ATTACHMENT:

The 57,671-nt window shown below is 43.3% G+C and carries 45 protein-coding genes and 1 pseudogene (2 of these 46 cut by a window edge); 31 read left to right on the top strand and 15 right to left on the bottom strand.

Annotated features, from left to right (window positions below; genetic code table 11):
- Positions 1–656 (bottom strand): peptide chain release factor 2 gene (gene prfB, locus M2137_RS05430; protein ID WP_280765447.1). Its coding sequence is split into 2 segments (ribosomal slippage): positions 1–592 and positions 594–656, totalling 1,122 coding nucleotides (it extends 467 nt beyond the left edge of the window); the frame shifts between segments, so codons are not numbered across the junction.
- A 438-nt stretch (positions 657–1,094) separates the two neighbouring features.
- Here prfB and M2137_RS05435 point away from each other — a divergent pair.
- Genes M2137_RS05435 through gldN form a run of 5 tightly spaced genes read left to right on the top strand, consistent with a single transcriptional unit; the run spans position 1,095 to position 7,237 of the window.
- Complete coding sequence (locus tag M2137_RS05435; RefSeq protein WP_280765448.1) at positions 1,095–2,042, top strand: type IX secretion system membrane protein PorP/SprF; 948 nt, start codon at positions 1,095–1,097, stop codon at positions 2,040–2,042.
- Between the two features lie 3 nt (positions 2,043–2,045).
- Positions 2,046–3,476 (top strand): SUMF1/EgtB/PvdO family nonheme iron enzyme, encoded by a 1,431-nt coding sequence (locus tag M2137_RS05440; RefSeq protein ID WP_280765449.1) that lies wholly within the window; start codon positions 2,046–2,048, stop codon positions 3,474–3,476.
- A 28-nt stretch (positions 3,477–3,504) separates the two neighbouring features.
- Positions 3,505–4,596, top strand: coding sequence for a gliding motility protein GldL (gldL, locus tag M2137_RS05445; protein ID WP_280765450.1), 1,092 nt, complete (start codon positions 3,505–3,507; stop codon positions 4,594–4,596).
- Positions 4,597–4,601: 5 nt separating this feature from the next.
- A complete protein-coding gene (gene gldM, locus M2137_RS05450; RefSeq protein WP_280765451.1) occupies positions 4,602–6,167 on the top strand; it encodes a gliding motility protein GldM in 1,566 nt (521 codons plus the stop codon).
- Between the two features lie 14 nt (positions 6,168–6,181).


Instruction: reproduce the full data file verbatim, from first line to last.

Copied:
The 57,671-nt window shown below is 43.3% G+C and carries 45 protein-coding genes and 1 pseudogene (2 of these 46 cut by a window edge); 31 read left to right on the top strand and 15 right to left on the bottom strand.

Annotated features, from left to right (window positions below; genetic code table 11):
- Positions 1–656 (bottom strand): peptide chain release factor 2 gene (gene prfB, locus M2137_RS05430; protein ID WP_280765447.1). Its coding sequence is split into 2 segments (ribosomal slippage): positions 1–592 and positions 594–656, totalling 1,122 coding nucleotides (it extends 467 nt beyond the left edge of the window); the frame shifts between segments, so codons are not numbered across the junction.
- A 438-nt stretch (positions 657–1,094) separates the two neighbouring features.
- Here prfB and M2137_RS05435 point away from each other — a divergent pair.
- Genes M2137_RS05435 through gldN form a run of 5 tightly spaced genes read left to right on the top strand, consistent with a single transcriptional unit; the run spans position 1,095 to position 7,237 of the window.
- Complete coding sequence (locus tag M2137_RS05435; RefSeq protein WP_280765448.1) at positions 1,095–2,042, top strand: type IX secretion system membrane protein PorP/SprF; 948 nt, start codon at positions 1,095–1,097, stop codon at positions 2,040–2,042.
- Between the two features lie 3 nt (positions 2,043–2,045).
- Positions 2,046–3,476 (top strand): SUMF1/EgtB/PvdO family nonheme iron enzyme, encoded by a 1,431-nt coding sequence (locus tag M2137_RS05440; RefSeq protein ID WP_280765449.1) that lies wholly within the window; start codon positions 2,046–2,048, stop codon positions 3,474–3,476.
- A 28-nt stretch (positions 3,477–3,504) separates the two neighbouring features.
- Positions 3,505–4,596, top strand: coding sequence for a gliding motility protein GldL (gldL, locus tag M2137_RS05445; protein ID WP_280765450.1), 1,092 nt, complete (start codon positions 3,505–3,507; stop codon positions 4,594–4,596).
- Positions 4,597–4,601: 5 nt separating this feature from the next.
- A complete protein-coding gene (gene gldM, locus M2137_RS05450; RefSeq protein WP_280765451.1) occupies positions 4,602–6,167 on the top strand; it encodes a gliding motility protein GldM in 1,566 nt (521 codons plus the stop codon).
- Between the two features lie 14 nt (positions 6,168–6,181).